Housing Market Outlook, 2009 2009 New England Housing Market Outlook Housing Market Outlook, 2009 Executive Summary Foreclosures will Play Major Role in 2009 and Maintain Price Pressure Despite the challenges ahead, prices, interest rates will benefit buyers; in- vestors will pounce Home foreclosures will significantly impact the New England real estate market in 2009, creating opportunities for first-time buyers and real estate investors, but keeping home prices at or near 2008 levels, according to RE/MAX of New England. Jay Hummer, Executive Vice President of RE/MAX of New England, said the already-high fo- reclosure activity in the region will be pushed even higher by rising unemployment, salary freez- es, stock market losses and other consequences of the sputtering economy. Hummer said that any improvement in the market won 9t occur until at least the third quarter of 2009.
cThe foreclosures we saw in 2008 were caused by the sub-prime mortgage crisis. This year we 9re going to see a spike in fixed-rate mortgage foreclosures based on the changed financial circums- tances of homeowners, d Hummer said. The New England real estate market will be affected in several ways, according to Hummer.
First-time home buyers, aided by historically low interest rates and a ... more. less.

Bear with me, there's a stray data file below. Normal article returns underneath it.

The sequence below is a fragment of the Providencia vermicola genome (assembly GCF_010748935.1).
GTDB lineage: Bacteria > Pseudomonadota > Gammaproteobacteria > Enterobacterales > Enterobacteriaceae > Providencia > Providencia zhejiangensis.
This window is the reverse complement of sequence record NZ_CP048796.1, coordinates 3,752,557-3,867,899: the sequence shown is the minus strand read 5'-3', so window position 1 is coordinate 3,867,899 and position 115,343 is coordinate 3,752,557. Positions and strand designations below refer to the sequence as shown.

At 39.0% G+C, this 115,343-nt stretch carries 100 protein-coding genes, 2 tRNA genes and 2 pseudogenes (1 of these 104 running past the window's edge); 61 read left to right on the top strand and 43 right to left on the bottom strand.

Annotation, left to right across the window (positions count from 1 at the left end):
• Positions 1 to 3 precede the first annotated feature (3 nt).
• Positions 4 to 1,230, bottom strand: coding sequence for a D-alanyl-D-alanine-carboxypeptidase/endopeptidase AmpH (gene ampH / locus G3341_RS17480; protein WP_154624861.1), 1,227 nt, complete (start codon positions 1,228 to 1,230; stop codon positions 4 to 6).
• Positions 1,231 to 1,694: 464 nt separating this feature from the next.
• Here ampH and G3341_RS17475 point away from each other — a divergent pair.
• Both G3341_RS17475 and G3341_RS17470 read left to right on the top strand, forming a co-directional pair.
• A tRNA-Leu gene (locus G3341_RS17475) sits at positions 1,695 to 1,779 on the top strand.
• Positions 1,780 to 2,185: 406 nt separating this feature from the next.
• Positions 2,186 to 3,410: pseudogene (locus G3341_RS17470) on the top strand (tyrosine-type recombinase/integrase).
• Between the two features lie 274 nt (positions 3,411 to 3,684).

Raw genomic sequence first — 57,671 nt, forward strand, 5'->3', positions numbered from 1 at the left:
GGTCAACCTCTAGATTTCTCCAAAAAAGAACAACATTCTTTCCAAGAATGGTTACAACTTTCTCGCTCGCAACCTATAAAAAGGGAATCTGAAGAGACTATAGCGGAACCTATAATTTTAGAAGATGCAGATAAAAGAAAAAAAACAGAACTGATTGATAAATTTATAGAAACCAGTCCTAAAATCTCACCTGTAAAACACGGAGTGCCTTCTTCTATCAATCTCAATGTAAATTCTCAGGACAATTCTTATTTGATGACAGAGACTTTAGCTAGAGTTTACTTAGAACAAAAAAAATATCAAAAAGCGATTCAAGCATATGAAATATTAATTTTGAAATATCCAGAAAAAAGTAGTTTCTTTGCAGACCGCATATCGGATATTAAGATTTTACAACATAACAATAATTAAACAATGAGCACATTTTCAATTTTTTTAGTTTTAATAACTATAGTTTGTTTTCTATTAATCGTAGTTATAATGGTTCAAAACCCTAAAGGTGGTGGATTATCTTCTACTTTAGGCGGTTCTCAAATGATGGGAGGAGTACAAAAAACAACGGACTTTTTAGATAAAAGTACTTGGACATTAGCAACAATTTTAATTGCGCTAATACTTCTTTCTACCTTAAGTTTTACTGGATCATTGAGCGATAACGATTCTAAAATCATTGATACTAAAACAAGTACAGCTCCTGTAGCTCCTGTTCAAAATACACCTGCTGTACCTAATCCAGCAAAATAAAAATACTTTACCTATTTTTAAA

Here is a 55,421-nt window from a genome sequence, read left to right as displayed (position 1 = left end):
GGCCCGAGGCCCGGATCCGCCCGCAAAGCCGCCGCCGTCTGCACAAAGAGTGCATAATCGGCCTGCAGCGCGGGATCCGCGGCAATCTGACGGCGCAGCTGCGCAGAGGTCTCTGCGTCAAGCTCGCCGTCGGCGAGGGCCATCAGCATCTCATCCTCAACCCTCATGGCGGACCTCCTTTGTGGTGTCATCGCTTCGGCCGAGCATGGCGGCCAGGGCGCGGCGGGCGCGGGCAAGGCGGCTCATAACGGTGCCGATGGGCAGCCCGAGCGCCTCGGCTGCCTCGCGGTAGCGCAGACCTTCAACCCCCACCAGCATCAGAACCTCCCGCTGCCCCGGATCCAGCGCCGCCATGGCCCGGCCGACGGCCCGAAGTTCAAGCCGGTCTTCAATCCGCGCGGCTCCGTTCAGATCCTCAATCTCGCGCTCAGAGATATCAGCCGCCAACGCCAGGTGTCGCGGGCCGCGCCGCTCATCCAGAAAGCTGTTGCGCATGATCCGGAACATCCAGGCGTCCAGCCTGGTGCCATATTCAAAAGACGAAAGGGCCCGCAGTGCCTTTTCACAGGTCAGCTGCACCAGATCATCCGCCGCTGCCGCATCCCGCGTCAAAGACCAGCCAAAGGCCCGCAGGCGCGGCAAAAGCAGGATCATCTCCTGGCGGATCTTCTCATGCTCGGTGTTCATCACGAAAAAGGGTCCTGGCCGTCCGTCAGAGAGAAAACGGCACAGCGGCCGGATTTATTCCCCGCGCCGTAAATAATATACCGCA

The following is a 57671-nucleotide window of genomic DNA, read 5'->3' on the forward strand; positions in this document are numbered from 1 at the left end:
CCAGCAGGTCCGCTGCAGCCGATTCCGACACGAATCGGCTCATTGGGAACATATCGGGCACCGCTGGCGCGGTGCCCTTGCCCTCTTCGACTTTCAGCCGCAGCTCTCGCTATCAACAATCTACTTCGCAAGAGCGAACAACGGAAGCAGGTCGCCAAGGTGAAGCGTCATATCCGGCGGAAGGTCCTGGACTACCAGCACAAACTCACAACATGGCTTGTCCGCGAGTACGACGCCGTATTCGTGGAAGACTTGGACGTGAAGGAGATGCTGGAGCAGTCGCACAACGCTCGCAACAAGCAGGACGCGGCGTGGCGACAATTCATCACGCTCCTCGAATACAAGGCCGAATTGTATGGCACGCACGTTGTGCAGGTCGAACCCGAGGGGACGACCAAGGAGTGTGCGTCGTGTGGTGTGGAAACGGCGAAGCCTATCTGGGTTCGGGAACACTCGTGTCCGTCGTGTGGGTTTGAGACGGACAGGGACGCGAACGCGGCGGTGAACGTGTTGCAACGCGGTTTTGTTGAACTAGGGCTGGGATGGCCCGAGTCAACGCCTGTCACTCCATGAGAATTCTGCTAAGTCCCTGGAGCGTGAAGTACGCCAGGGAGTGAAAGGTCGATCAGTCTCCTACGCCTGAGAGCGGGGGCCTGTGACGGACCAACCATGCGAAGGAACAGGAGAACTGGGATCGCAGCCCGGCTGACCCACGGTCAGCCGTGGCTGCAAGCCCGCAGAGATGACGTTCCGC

moderate loosening of credit markets through the federal bailout effort, will buy in greater numbers. Investors, wary of the stock market, will push money into bargain-rate real estate deals. Banks, eager to rid themselves of foreclosed properties, will sell short, keeping home values at 2008 levels or even lower.<br><br> cWe saw real estate investors come back in a fairly big way in the last half of 2008, and we ex- pect that trend to continue, d Hummer said. cBy the end of 2009, the increased activity in first time buyers and in investment buyers could significantly cut down the overall inventory. This would be the first step in rebuilding the value base. d About 130,749 homes were sold in New England in 2008, an 18.4-percent decline from the 160,377 homes sold in 2007.<br><br> The steepest drop in home sales, about 25 percent, occurred in Connecticut, from 44,909 in 2007 to 33,552 in 2008. Although also showing decline, Massachu- setts had the lowest percentage drop in home sales, with 13 percent fewer homes selling in 2008 than in 2007. The average 2008 home sales price in New England dropped nine percent, from $323,071 in 2007 to $295,124 in 2008.<br><br> (MLS statistics through Dec. 16, 2008) Average home sales prices in Vermont fell the least amount, about one percent, while those in Rhode Island fell the most, more than 15 percent. A primary factor in Rhode Island 9s drop is fo- reclosure activity.<br><br> The Ocean State had the highest amount of foreclosures of all New England states in 2008. Housing Market Outlook, 2009 Attractive interest rates and low prices should keep 2009 home sales at about the same level as 2008, though average sales prices could drop by a few percentage points due to the downward price pressure presented by foreclosed properties. cIt 9s not likely we 9ll see any increase in sales volume or prices, considering the economic factors we 9re facing.<br><br> But, the market has to stop bleeding before it can begin healing, and 2009 could be a transition year toward a gradual rebound in the real estate market, d Hummer said. A key component of a recovery would be Congressional favorability toward a set of buyer- focused ideas proposed by the National Association of REALTORS (NAR). One of NAR 9s pro- posals is opening the $7,500 tax credit for first-time home buyers to all purchasers, and eliminat- ing the current repayment requirement 3 effectively changing it from a loan to a grant.<br><br> Sellers must recognize that buyers are driving the market and should adjust their strategies accor- dingly, Hummer advised. The number of foreclosed properties on the market, combined with the drop of net wealth and the effects of layoffs, salary freezes and increases in staples like food and clothing, will keep buyers focused on finding a bargain. With the inventory high and likely to get higher in the first half of 2009, bargains won 9t be difficult to find.<br><br> cSellers have to be realistic in their expectations right from the start, because buyers can afford to be picky. If buyers don 9t think the price is right they 9ll move on to the next property very quick- ly, d Hummer said. Unit Sale Change by State 2007 - 2008 25.3%- 13.0%- 21.0%- 20.1%- 15.1%- 21.0%- CT MA ME NH RI VT Jay Hummer, Executive Vice President and Regional Director for RE/MAX of New England has 24 years of experience in the real estate franchise industry, beginning his career in New York City in 1984.<br><br> As Executive Vice President and Regional Director, Hummer oversees 275 offices and 3,200 sales associates throughout Connecticut, Maine, Massachusetts, New Hampshire, Rhode Island and Vermont. The RE/MAX Internet web address is www.remax.com. Housing Market Outlook, 2009 Massachusetts Transportation considerations and bargain-seeking in urban areas hit by the sub-prime crisis proved a noticeable trend in 2008, as Bay State buyers leaned toward towns near public transpor- tation and investors made moves on income-producing properties.<br><br> REALTORS across the state expect those trends to continue in 2009, with historically low interest rates and realis- tic pricing ushering in some hopeful signs by the third and fourth quarters. While home sales dropped by 13 per- cent in 2008, and sales prices dropped by 9 percent, some communities felt less of a blow. Communities like Arlington, Woburn, Medford, Wakefield, Reading, Abing- ton, Waltham and Kingston have shown strength in the downturn, due to their proximity to Bos- ton or their location on commuter rail corridors.<br><br> cWhen gas prices spiked up people started buying closer to Boston and in towns with rail ser- vice, d said Gary Rogers, Associate at RE/MAX First Realty in Waltham and President of the Massachusetts Association of REALTORS. cThe areas between routes 128 and 495 without pub- lic transportation declined faster. d Home sales prices dropped statewide by 13 percent in 2008, led by urban areas with higher con- centrations of foreclosure activity. The pressure on prices lured investors seeking bargains on multi-family units, with strong activity in communities like Lawrence, Lowell, Worcester, Brock- ton and New Bedford.<br><br> Broker/Owner Terry Sullivan of RE/MAX Advantage Real Estate in Be- verly reported that 2008 multi-family sales were up 85 percent in Essex County compared to 2007. cHowever, the multi-family market is only 3 percent of the total market, d Sullivan said. cBut the fact remains that investors are recognizing good buying opportunities. d Foreclosure activity has pushed prices lower in traditional vacation areas such as Cape Cod as well.<br><br> In Hyannis, the average sales price dropped from $607,000 in 1997 to $436,000 in 2008 due to foreclosure pressure. Only waterfront properties on the Cape maintained value in 2008; all other areas showed decline. Over-55 communities have seen a dramatic slowdown in sales as well as construction.<br><br> Develop- ers are attempting to change restrictions so they can market the stagnant units to younger buyers. Rogers says that a disproportionate number of houses on the market now are overpriced, but he expects that a surge of new, better-priced listings will come online after January. cIf interest rates go the way they are forecast to go, we will see a resurgence of activity in the housing market, d he said.<br><br> cIt 9s not a cure all, but it will address the number one issue causing market unrest 4consumer confidence. Massachusetts Home Sales by Unit 56,001 64,395 0 10,000 20,000 30,000 40,000 50,000 60,000 70,000 20072008 Housing Market Outlook, 2009 Connecticut The Connecticut real estate market took a particularly hard hit amid the economic downturn and sub-prime crisis in 2008. Home sales plunged by 25.3 percent from 2007, compared to the New England aver- age of 18.4 percent.<br><br> Urban centers such as Hartford, East Hart- ford, New Britain and Bridgeport led the decline, due to the higher rate of sub-prime loans and adjustable-rate mortgages in those areas. But more affluent communities have seen a slowdown in sales as well. cLayoffs in the major financial markets have had a big impact on communities like Greenwich and Stamford, d said Broker/ Connecticut Home Sales by Unit 44,909 33,552 0 5,000 10,000 15,000 20,000 25,000 30,000 35,000 40,000 45,000 50,000 20072008 Owner Jeff Wright of RE/MAX Right Choice in Trumbull.<br><br> cIt seems that the clos- er you get to the New York line, the lower the house sales go. d Nearly 11,360 fewer homes changed hands in Connecticut in 2008 than in 2007, the greatest number and percentage drop among the New England states. However, average sales prices were on par for the New Eng- land average, down 8 percent from 2007. Wright points out that interest rates, invento- ry and a push by industry leaders to promote first-time home sales such as the Greater Bridgeport Board of REALTORS 9 cGreat Time to Buy d campaign, could lead to an improvement in 2009.<br><br> cWe 9re making a big effort to help first-time buyers with things like 6 percent down payment assistance, buying down two points, and other things, d Wright said. cConsumer confidence is crucial. d While Hartford and East Hartford are strug- gling in the downturn, West Hartford has done relatively well, primarily due to re- duced inventory and far lower foreclosure rates than in other urban areas. Lou Mira, Broker/Owner at RE/MAX Pre- miere REALTORS in West Hartford, said major investment in West Hartford 9s re- vamped downtown and new restaurants and stores have helped West Hartford 9s market.<br><br> cWe saw more first-time buyers in 2008 than in 2007, due primarily to the desirabili- ty of West Hartford and the increased affor- dability. A few years ago there was no in- ventory under $200,000, but now you can find a home for $175,000, d Mira said. Mira, who has 25 years in the real estate business, expects the third and fourth quar- ters of 2009 to show signs of stability, helped along by low interest rates and low home prices.<br><br> He hopes that the federal gov- ernment will adopt the National Association of REALTORS 9 proposal to change the $7,500 purchase tax credit from a loan to a grant, and that the bailout leads to an easing of available credit. cIf someone has 5 percent down, they should be able to get a loan, d he said. Housing Market Outlook, 2009 Maine Oceanside vacation homes maintained their sales pace in 2008 in Maine, though the state did not escape the downward push in home sales that hit New England and the nation.<br><br> Unit sales dropped 21 percent in 2008, with 3,068 fewer houses changing hands than in 2007. Of the New England states, only Connecticut had a steeper home sales drop, at 25 percent. But Don and Sue Spann, Broker/Owners at RE/MAX Riverside in Topsham, say the state is positioned rela- tively well for 2009 given the low foreclosure rate and the durable appeal of Maine 9s traditional strengths: the vacation home market, cleanliness, low crime rates and quaint communities.<br><br> cWe also have a market in which the dy- namics are changing, d said Don Spann. cNot more than a year ago, buyers were looking outside of Portland because they couldn 9t afford to buy there. But the increase in gas prices and the drop in home prices changed that mindset. d Sales prices in Maine decreased in 2008 at about the same level as other New England states, at nine percent.<br><br> Sue Spann says that the price drops have resulted in home buyers seeking better deals and home sellers having to prepare themselves for vigorous negotia- tions and long on-market timelines. cA price may sound very competitive at the moment, but in six or nine months the same home could be going for considerably less. Buyers have been watching the market, so they know what 9s happening, d she said.<br><br> Some areas of Sagadahoc and Cumberland counties have maintained amid the tough 2008 market, particularly the coastal stretch of Cumberland County that includes Port- land and York. But other areas, such as Westport Island in Lincoln County have not fared as well. The outlook for 2009 and beyond will be impacted by the closing of the Brunswick Naval Air Station, scheduled for September 2011.<br><br> Some 3,500 jobs will be lost on the base, and more than 700 former base hous- ing units will ultimately go on the market, flooding inventory in the region. Area offi- cials predict that about 2,600 homes will be affected by the closing, since some workers live off-base in single- and multi-family homes and apartments. cHistorically, a lot of first-time home buyers in the area have been military families, but that obviously will no longer be the case, d said Don Spann.<br><br> cBut over time the transfer of the base to civil use could present a tre- mendous opportunity for folks. d Sue Spann expects 2009 to be an cera of opportunity d for buyers, given the low inter- est rates and continued price declines. cThe government has to understand that the eco- nomic problems started with the housing market, and the solution lies in the housing market, d she said. Maine Home Sales by Unit 11,541 14,609 0 2,000 4,000 6,000 8,000 10,000 12,000 14,000 16,000 20072008 Housing Market Outlook, 2009 New Hampshire As in other New England states, deals for buyers will abound in New Hampshire in 2009, particularly in the inland regions of the state.<br><br> While home sales dropped in 2008, New Hampshire may be one of the first states to see a rebound because of the state 9s low unemployment rate. Broker/Owner Patti Kemen of RE/MAX Legacy in Dover said the Granite State 9s seacoast regions maintained steady sales through 2008 but that inland regions saw home sales decrease over the year. cThe fact that we 9re the third highest state in the nation for second homes and vacation homes gives us some advantages in a down cycle, but we 9re clearly not looking at a sta- ble market at this point, d Kemen said.<br><br> Home sales in New Hampshire slid from 20,153 in 2007 to 16,099 in 2008, a 20 per- cent drop. The average home sales price dropped about eight percent, from $266,223 to $245,898. Foreclosures more than doubled in New Hampshire in 2008 amid the fallout from the sub-prime mortgage cri- sis, and Kemen predicts that foreclosures will continue to have a strong impact on sales and prices through at least the first two quar- ters of 2009.<br><br> Condominium sales fell faster and farther than home sales in 2008, with unit sales down about 36 percent. Kemen said there is a direct correlation between the stall in con- dominium sales and pricing of the units on the market. Sellers must be aware that high condo fees may have to be offset by the ask- ing price.<br><br> cThe sellers are in the position of having to play catch-up with the market, which is dif- ficult because the market fell so fast. With condos, as with houses, realistic pricing is crucial, d Kemen said. The New Hampshire market is seeing more and more first-time homebuyers looking for houses priced below $200,000, and fewer are willing to take on any major renovation projects when they buy.<br><br> This is a key dis- tinction between today 9s first-time buyers and the baby boomer generation before them, according to Kemen. cThe boomers weren 9t afraid to take on fair- ly major projects when they purchased, but first-time buyers in this market are different. They 9re looking for good prices on houses that are in turn-key condition, d she said.<br><br> Kemen said the job market, consumer confi- dence and government attention to the credit markets and unemployment causes will all play a major role in any future turnaround in New Hampshire. cForeclosures are dragging down prices, so the first step will be to keep people in their homes. If we do that, the housing market will turn, and when the housing market turns, it indicates a change in the economic climate, d she said.<br><br> New Hampshire Home Sales by Unit 20,153 16,099 0 5,000 10,000 15,000 20,000 25,000 20072008 Housing Market Outlook, 2009 Rhode Island Foreclosure activity had a dramatic impact on the Rhode Island real estate market in 2008, particularly in urban areas such as Providence, Pawtucket and Cranston. The foreclosure market drove home sale prices in Rhode Island down 16 percent in 2008 com- pared to 2007, the biggest price drop of the New England states. However, several communities weathered the 2008 foreclosure and economic storms fairly well, according to Broker/Owner Rob Scaralia of RE/MAX 1 st Choice in Cranston.<br><br> cThere are certain communities that went unscathed by the short sale and foreclosure activity that drove home prices down in oth- er parts of the state, d said Scaralia. cExeter, Charlestown, Narragansett, Barrington, Warren and the east side of Providence seemed fairly immune to the price pres- sures. d In some of those communities the average sales price rose in 2008, Scaralia added. Overall, 1,697 fewer houses changed hands in Rhode Island in 2008 than in 2007, a 15 percent decrease.<br><br> On a bright note, home sales dropped less in Rhode Island than in any other New England state in 2008 except Massachusetts. The big dip in sales prices, however, is di- rectly connected to the high level of foreclo- sure activity in the Ocean State. Through the second quarter of 2008, about 1.2 per- cent of Rhode Island homes entered foreclo- sure, compared to the national average of 1.1 percent.<br><br> About 27 percent of 2008 home sales in Rhode Island were attributable to short sales or foreclosures. But there may be a silver lining in these numbers, according to Scaralia. cThese sales are removing a good portion of inventory excess from the market, and the sooner we do that the sooner we 9ll come back to a healthier market, d Scaralia said.<br><br> First-time homebuyers were active at about the same level in 2008 as in 2007, Scaralia said, and indications are strong that they 9ll become more active in 2009. Historically- low interest rates and an abundant supply of bargains, along with an expected ease in credit markets amid the federal bailout plan, will motivate first-time buyers. The only reservations some buyers may have is that the value of their new home will decline after they purchase.<br><br> These concerns may keep some buyers on the fence as they wait for prices to fall further. But interest rates and tax credits will continue to pull buyers into the market. cIt 9s all about affordability now.<br><br> Buyers need to get in and they need to be able to stay in. The big outcry last year was that people couldn 9t actually afford the homes they just purchased. We 9re seeing that change now, d Scaralia said.<br><br> Another bright spot: Pending sales. They 9re up compared to this period last year, Scara- lia said. Rhode Island Home Sales by Unit 9,577 11,274 0 2,000 4,000 6,000 8,000 10,000 12,000 20072008 Housing Market Outlook, 2009 Vermont The stock market collapse flattened vacation home purchases in Vermont in 2008, though home sales prices dropped far less than in other New England states, likely due to light foreclosure activity in the state.<br><br> cThe banks are more conservative here, so we didn 9t experience what a lot of other states did in that area, d said Broker/Owner Kathy Sollien of RE/MAX Maple Leaf Realty in Bennington. About 3,980 homes changed hands in 2008, a 21 percent drop from the 5,037 homes sold in 2007. The low number of sub-prime loan foreclosures in the state helped maintain home sales prices, which dipped just one percent, from $264,967 in 2007 to $261,637 in 2008.<br><br> In contrast, average sales prices dropped by 8 percent in New Hampshire, 9 percent in Maine and 16 percent in Rhode Island. Sollien said the market in 2008 was similar to 2007 in that sales during the spring, nor- mally an active time, did not materialize. Hopes that the sales would pick up in the summer were dashed as well.<br><br> While the state has seen significant layoffs in the auto parts industry sector over the last several months, the unemployment rate of 5.7 percent (as of November 2008) suggests that Vermonters may be better situated than many other states to take advantage of the buyers 9 market that will continue into 2009. cI think buyers will realize that at some point they have to stop trying to find the bot- tom, d Sollien said. cYou 9ll never know you hit bottom until the prices start to rise, so it makes sense to get in be- fore that happens. d Vacation home sales, and vacation condo sales in particular, have slowed to a crawl.<br><br> Sollien says that second-home buyers are typically cash buyers, and the plummeting investment market has reduced the flow of cash that once made its way into the Ver- mont vacation home market. Low interest rates and an expected ease in credit markets through federal bailout efforts have REALTORS like Sollien cautiously optimistic about 2009. First-time home buyers are typically looking at homes in the low to mid $100,000 range, though some are eyeing homes at the $250,000 mark, Sollien said.<br><br> cThe financing situation will have a huge impact on how the market recovers, but I do think things will turn around. Confidence is the key. When people start getting more confident they 9ll start going out and spend- ing their money, d she said.<br><br> New construction has slowed significantly in the state, though there is a good amount of land available for sale. Historically low interest rates have led to a surge in refinanc- ing activity. Vermont Home Sales by Unit 5,037 3,979 0 1,000 2,000 3,000 4,000 5,000 6,000 20072008 Housing Market Outlook, 2009 Sources for Report Jay Hummer, Executive Vice President and Regional Director RE/MAX of New England 8 Strathmore Rd Natick, MA 01760 Patti Kemen, Broker/Owner RE/MAX Legacy 65 Main Street Dover, NH 03820 www.remax-legacydover.com Gary Rogers, RE/MAX Associate 2009 President, MAR RE/MAX First Realty 689 Main St Waltham, MA 02451 www.bostonwesthomes.com Lou Mira, Broker/Owner RE/MAX Premier REALTORS 75 Brace Road West Hartford, CT 06107 www.remax-premier-ct.com Paul Mydelski, Broker/Owner RE/MAX Leading Edge (Arlington, Winchester, Woburn) 748 Main Street Winchester, MA 01890 www.leadingedgeagents.com Linda O 9Koniewski, Broker/Owner RE/MAX Heritage (Melrose, Reading, Wake- field) 653 Main Street Melrose, MA 02176 www.remax-heritage-melrose-ma.com Jeff Wright, Broker/Owner RE/MAX Right Choice (Trumbull, Bridgeport, Milford, Shelton, Stratford) 105 Technology Drive, Suite 1A Trumbull, CT 06611 www.rightchoicerealestate.com Rob Scaralia, Broker/Owner RE/MAX 1 st Choice 980 Reservoir Avenue Cranston, RI 02910 www.realestateri.com Terry Sullivan, Broker/Owner RE/MAX Advantage Real Estate (Beverly, Salem, Peabody, Gloucester, Marblehead) 100 Cummings Center Beverly, MA 01915 www.remax-advantage-glouster.ma.com Nick Helgesen, Broker/Owner RE/MAX Classic (Fairhaven, Mashpee, Marstons Mills, Rehoboth, Eastham) 3 Main Street, Unit 6 Eastham, MA 02642 www.homeinnewengland.com Bill Wright, Broker/Owner RE/MAX Executive Properties (Franklin, Grafton, Holliston, Hopkinton, Medfield, Natick) 500 Franklin Village Dr Franklin, MA 02038 www.remaxexec.com Doug Reece, Broker/Owner RE/MAX on Island 79 Beach Road Vineyard Haven, MA 02568 www.marthas-vineyard-real-estate.com Kathy Sollien, Broker/Owner RE/MAX Maple Leaf Realty 203 Northside Drive Bennington, VT 05201 www.mapleleafrealty.vermont.remax.com Don and Sue Spann, Brokers/Owners RE/MAX Riverside 1 Bowdoin Mill Island, Suite 101 Topsham, ME 04086 www.remax-riverside-maine.com Rich Anzalone, Manager RE/MAX Signature Properties 28 South Bolton Street Marlborough, MA 01752 www.remax-signatureproperties-marlborough-ma.com Massachusetts Association of REALTORS National Association of REALTORS CMLS CTMLS MLSPIN MREIS NNEREN RIMLS VREIN Housing Market Outlook, 2009<br><br>